Truth, Lies & Query Letters

I recently judged a competition which required a partial manuscript and a query letter. I was in the somewhat unusual position (for me, anyway) of being an entrant in one category and a judge in another. There was a query letter example for entrants to use if they chose to – and I did. I used the query letter example as a basis because hey, it seemed like a pretty solid query example to me! I didn’t mark down anyone who used that example. I marked that section based on what seemed to me to be the most important criteria: did the writer hook me with their brief blurb about their ms and make me want to read more? There were some brilliant ones, and some not-so brilliant. I learned a lot in the process of judging both the query letters and the partials. All good stuff for a wannabe published author.

Anyway, as a judge, I had access to the judges’ email loop. And I found some of the discussions around the dos and don’ts for query letters rather startling. One of the discussions centered around the following phrase:
“I have been writing for x years, during which time I have completed numerous (whatever genre) manuscripts and I am actively pursuing publication.”

At first glance this seems a relatively innocuous phrase. But I was soon to learn it is fraught with difficulties and utterly angst-inducing. Evidently, this phrase could mean the entrant writes heaps but obviously sucks because they’re not published yet after x number of completed mss. Therefore one should never admit this sort of thing in a query. On the other side of the fence, it could mean the complete opposite: the entrant is obviously dedicated and passionate about writing – evidenced by the number of years he or she’s been writing and the number of mss he or she has managed to complete. Thus, an editor or agent might be happy to know they’re not dealing with a ‘one-horse pony’.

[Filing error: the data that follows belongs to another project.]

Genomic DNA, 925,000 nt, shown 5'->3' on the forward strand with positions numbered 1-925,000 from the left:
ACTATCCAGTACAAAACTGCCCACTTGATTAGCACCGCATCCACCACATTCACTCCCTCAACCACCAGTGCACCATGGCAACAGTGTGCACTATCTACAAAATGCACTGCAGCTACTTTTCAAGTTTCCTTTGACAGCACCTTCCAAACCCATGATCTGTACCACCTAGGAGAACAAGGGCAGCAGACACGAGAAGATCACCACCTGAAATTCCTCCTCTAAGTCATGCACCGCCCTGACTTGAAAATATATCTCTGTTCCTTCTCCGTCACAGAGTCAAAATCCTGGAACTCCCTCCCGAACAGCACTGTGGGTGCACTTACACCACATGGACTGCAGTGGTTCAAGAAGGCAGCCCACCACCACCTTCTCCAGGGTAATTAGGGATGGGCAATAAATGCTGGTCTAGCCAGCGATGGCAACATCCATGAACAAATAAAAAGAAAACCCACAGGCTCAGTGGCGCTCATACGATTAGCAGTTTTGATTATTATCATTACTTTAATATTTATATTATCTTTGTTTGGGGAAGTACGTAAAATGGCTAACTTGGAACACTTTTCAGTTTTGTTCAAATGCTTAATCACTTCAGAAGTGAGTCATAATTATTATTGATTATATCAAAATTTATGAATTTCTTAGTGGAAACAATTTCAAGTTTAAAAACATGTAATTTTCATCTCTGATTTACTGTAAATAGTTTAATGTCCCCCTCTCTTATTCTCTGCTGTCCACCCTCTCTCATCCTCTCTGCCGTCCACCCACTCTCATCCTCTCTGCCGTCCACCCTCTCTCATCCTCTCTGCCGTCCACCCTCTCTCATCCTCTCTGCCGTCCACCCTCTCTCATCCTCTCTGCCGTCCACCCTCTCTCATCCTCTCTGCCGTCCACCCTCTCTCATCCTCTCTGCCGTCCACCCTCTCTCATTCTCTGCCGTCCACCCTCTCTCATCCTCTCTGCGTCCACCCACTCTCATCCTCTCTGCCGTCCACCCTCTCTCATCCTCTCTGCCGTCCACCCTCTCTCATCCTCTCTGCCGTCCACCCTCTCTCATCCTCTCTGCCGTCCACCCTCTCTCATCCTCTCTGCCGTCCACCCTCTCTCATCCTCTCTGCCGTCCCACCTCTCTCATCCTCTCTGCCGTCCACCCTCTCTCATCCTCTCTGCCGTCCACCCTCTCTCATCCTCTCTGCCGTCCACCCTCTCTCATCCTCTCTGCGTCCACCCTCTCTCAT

But wait… Surely an editor or agent would be concerned by the sheer number of mss and the fact there’s been no contract forthcoming, so don’t admit this in a query. But one should tell the truth. No, one should skirt the truth and not admit how many years one’s been writing/ how many mss one has under one’s sorry unpublished belt. Surely agents and editors would prefer to ‘discover’ someone fresh and unsullied by years of rejection. Hang on, surely they’d prefer to discover a seasoned writer who’s proven he or she can last the distance. One should never admit blah blah blah… One should leave out blah blah blah… And so it went on. And on. And on.

Egads! Who knew an unpubbed writer could so utterly ruin her chances with an agent or editor by the inclusion of such a phrase???

Now I’ve actually had a couple of requests for fulls based on my query letters – yes, it has happened. So I figure, even if I’ve committed the ultimate faux pas by admitting the truth i.e. that I’ve been writing since 2003 and I’ve completed mmmm, how many is it now? Oh yeah, 8 full manuscripts (two 3-book series and two other single mss) plus 1 novella, what ultimately counted with the agent or editor in the end was my writing.

Yeah: the writing. Now isn’t that a strange concept? So goodness gracious me, could this mean as long as I can write a professional, succinct query with a pretty compelling blurb for the book, ultimately it will be my writing that hooks them? Or in the case of the rejection I’ve just received, they had plenty of great things to say about the writing, but the story just wasn’t right for the line – darnit! That’s what happens when you can’t seem to write a normal story without twisting it.
(And I’m sending the editor a thank-you card to show my appreciation for her taking the time to inform me what she liked about my ms and why it honestly wasn’t right for them. It was a great rejection!)

So in my humble opinion, don’t try to skirt the truth or hide things. Lies always come back to bite you in the bum. Or ass, if you prefer the Americanism. Rightly or wrongly, I’m an advocate of tell it like it is: I’ve been writing since (whenever) and have completed X manuscripts… So there! (Well, not ‘So there!’ in the query letter, of course, coz that would be dumb!)
IMHO, only the individual agent or editor truly knows what he or she is looking for in a query or submission.

:-)

M

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